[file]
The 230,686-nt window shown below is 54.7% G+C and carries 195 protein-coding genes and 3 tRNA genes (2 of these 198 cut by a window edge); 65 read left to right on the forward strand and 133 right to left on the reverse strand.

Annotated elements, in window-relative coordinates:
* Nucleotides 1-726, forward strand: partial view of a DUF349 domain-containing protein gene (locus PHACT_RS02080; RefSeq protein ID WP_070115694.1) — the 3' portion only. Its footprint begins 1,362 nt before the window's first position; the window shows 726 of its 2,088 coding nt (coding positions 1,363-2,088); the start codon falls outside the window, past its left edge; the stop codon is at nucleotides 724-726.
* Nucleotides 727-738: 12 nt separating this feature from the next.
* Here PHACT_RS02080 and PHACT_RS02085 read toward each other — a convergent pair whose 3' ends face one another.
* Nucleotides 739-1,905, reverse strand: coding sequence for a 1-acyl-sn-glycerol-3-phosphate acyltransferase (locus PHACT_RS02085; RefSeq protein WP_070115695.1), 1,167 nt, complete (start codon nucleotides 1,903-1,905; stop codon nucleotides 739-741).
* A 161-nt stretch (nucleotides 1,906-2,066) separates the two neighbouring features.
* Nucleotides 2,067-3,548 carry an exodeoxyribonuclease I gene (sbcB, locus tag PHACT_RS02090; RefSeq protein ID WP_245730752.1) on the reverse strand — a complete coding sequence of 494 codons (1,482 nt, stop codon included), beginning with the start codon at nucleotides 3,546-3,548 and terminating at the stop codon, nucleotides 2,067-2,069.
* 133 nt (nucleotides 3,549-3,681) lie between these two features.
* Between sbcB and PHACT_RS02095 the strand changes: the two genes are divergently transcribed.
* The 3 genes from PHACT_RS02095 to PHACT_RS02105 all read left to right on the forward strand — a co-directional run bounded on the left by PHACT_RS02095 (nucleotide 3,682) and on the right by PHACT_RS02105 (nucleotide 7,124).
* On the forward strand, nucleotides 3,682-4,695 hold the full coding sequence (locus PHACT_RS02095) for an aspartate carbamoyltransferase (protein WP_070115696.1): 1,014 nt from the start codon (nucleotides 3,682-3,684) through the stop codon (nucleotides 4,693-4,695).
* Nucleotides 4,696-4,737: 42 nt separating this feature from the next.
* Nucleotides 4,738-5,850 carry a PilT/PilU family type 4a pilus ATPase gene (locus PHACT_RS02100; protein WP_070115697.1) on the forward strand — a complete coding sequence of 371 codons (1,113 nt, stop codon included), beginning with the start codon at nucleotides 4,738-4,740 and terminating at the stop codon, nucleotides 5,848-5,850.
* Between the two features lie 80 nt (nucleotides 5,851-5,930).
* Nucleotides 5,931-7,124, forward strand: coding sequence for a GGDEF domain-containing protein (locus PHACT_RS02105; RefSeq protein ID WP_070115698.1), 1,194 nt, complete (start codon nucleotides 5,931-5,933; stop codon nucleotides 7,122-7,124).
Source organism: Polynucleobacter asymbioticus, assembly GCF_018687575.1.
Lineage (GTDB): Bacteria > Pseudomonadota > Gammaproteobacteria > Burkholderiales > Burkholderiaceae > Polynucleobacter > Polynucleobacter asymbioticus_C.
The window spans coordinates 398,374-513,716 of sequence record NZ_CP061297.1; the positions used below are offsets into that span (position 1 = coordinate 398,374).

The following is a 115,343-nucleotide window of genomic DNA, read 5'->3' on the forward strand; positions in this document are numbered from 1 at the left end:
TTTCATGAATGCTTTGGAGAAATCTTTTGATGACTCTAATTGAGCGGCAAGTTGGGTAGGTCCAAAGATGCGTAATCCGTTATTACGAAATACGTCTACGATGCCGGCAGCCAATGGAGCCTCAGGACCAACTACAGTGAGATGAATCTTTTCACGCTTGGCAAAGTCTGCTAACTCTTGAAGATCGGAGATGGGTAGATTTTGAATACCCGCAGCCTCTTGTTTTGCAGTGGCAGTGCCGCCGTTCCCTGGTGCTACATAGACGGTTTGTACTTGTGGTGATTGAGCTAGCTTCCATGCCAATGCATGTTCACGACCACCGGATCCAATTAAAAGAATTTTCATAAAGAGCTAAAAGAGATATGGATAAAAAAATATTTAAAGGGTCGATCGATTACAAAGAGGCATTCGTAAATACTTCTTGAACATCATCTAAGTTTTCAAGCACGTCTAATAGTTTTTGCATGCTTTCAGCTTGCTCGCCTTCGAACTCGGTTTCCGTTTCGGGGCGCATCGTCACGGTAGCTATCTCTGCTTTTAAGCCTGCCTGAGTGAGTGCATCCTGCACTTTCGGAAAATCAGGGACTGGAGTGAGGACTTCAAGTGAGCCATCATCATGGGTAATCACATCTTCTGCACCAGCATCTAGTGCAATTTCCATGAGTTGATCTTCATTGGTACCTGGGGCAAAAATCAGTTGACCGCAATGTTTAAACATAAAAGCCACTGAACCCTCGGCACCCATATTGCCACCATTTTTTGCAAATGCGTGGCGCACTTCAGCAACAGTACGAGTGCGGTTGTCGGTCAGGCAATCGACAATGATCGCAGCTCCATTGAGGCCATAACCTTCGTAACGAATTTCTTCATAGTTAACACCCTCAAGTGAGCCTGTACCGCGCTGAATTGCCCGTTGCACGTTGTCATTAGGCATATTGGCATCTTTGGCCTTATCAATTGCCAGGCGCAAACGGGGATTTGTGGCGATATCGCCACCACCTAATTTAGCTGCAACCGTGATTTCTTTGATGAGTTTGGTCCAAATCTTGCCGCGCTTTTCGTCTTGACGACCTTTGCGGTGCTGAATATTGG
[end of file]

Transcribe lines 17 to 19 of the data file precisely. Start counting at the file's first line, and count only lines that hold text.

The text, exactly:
Source organism: Polynucleobacter asymbioticus, assembly GCF_018687575.1.
Lineage (GTDB): Bacteria > Pseudomonadota > Gammaproteobacteria > Burkholderiales > Burkholderiaceae > Polynucleobacter > Polynucleobacter asymbioticus_C.
The window spans coordinates 398,374-513,716 of sequence record NZ_CP061297.1; the positions used below are offsets into that span (position 1 = coordinate 398,374).